Subsequent notes written and typed on the face of the parties' written agreement, indicated the following payments were made by Miguel during the first year:

• On November 27, 2012, Miguel paid $2, 000, leaving an outstanding cash balance due of $17, 500.

• On December 13, 2012, Miguel paid $3, 000, leaving an outstanding cash balance due of $14, 500.

• On June 27, 2013, Miguel paid $1, 000, leaving an outstanding cash balance due of $12, 500.

• On October 29, 2013, Miguel paid $1, 000, leaving an outstanding cash balance due of $11, 500.
• On November 15, 2013, Miguel paid $1, 000, leaving an outstanding cash balance due of $10, 500.

And a notation near the entry reflecting Miguel's November 15, 2013 payment recited that the total amount of cash that the Diazes had received to date was $9, 000.

         In August 2013, Miguel entered into an agreement to lease the McCart house to Benny Lara, and he began collecting rent of $650 per month from Lara in September. A copy of this lease agreement was admitted into evidence.

         Miguel paid all of the property taxes on the McCart house for 2013. For 2014, Miguel paid half of the property taxes and James paid half, although the record is unclear as to whether this was by agreement, design, or happenstance.

         The parties agreed that a breach occurred in February 2014, but they disagreed as to which of them committed a breach and in what order. The parties do not dispute that Miguel never put the roof on the Diazes' house and that although Miguel installed some siding on the Diazes' house during the first year of the agreement, he failed to paint it, as he had agreed to do. Nor do the parties dispute that the Diazes did not receive the full $30, 000 by November 15, 2014, and that the Ponces still owed money on the house on that date. The precise meaning of the contract and many other events that transpired after its execution were contested at trial.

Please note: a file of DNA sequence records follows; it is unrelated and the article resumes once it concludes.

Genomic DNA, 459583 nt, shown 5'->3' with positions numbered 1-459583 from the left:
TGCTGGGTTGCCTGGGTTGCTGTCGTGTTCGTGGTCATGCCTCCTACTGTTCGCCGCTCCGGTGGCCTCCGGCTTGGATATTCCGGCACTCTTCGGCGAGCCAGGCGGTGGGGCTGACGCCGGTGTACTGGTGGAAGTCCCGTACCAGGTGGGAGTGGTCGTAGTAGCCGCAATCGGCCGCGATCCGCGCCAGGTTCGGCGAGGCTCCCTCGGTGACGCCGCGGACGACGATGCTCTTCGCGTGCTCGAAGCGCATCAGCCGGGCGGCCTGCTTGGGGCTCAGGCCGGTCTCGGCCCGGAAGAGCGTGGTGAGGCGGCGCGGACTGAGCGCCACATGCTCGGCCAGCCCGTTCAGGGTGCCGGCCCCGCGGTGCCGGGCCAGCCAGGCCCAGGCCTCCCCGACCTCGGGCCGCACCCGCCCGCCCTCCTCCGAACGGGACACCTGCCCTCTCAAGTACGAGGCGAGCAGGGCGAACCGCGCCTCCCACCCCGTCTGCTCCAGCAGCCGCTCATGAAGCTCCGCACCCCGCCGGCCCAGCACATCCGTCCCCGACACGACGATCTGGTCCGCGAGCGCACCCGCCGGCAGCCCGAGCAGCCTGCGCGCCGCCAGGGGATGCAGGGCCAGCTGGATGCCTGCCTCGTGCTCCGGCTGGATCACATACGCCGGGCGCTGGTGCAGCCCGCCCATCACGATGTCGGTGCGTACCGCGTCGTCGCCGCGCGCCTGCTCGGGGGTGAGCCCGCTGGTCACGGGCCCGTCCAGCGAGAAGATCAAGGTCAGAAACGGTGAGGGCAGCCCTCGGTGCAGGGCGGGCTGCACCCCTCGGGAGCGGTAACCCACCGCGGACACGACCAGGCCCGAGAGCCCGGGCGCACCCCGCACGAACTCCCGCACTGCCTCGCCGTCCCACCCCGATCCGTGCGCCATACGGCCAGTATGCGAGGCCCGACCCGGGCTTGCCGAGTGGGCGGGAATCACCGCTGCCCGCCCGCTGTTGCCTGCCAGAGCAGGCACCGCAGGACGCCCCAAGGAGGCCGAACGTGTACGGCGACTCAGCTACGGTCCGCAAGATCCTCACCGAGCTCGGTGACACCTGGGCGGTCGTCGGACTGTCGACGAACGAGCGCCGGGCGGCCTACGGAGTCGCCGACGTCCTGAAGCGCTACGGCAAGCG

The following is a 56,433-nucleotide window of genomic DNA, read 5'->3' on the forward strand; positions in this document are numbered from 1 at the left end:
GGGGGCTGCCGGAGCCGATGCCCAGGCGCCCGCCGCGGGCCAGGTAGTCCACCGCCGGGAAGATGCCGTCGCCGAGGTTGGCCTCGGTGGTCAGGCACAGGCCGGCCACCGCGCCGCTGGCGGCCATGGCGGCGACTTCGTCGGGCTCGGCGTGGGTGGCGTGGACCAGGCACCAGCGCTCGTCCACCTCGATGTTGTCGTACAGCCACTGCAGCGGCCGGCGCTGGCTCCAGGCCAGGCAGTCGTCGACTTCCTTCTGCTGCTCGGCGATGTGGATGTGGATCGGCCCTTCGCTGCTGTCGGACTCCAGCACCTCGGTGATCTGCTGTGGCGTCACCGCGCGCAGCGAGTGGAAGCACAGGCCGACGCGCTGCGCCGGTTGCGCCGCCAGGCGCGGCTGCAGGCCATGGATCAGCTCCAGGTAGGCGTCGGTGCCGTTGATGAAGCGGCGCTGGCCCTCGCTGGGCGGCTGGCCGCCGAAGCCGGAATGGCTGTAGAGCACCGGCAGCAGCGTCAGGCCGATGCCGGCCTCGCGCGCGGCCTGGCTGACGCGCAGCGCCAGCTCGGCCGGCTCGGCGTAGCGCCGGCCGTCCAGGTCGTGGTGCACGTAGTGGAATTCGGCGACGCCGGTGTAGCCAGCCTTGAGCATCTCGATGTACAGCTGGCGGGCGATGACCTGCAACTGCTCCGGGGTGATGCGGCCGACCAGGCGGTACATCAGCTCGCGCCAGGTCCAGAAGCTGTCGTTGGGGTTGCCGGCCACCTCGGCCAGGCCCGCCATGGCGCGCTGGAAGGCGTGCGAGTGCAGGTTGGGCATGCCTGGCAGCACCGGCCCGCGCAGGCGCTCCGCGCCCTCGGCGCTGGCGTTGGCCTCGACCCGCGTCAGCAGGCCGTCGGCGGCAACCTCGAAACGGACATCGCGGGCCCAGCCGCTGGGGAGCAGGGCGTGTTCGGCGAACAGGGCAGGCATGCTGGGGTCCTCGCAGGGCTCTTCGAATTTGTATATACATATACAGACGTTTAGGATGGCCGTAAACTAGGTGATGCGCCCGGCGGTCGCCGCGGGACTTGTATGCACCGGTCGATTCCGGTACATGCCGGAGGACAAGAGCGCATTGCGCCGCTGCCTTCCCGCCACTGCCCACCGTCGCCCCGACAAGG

B. Disputed Testimony

         1. Miguel's Testimony

         Miguel testified that his understanding of the agreement was that he was buying the McCart house for $30, 000, that he was going to put $10, 500 of work into the Wilson Road house, and that he was going to pay the balance "on the closing in two years." While he admitted that he did not pay the outstanding balance by November 15, 2014, two years later, he explained that he did not do so because litigation had already commenced by then. And while Miguel did not characterize the interim payments he made to James as down payment installments, he did confirm that he made periodic payments to James totaling $9, 000 over a period of time subsequent to the signing of the agreement.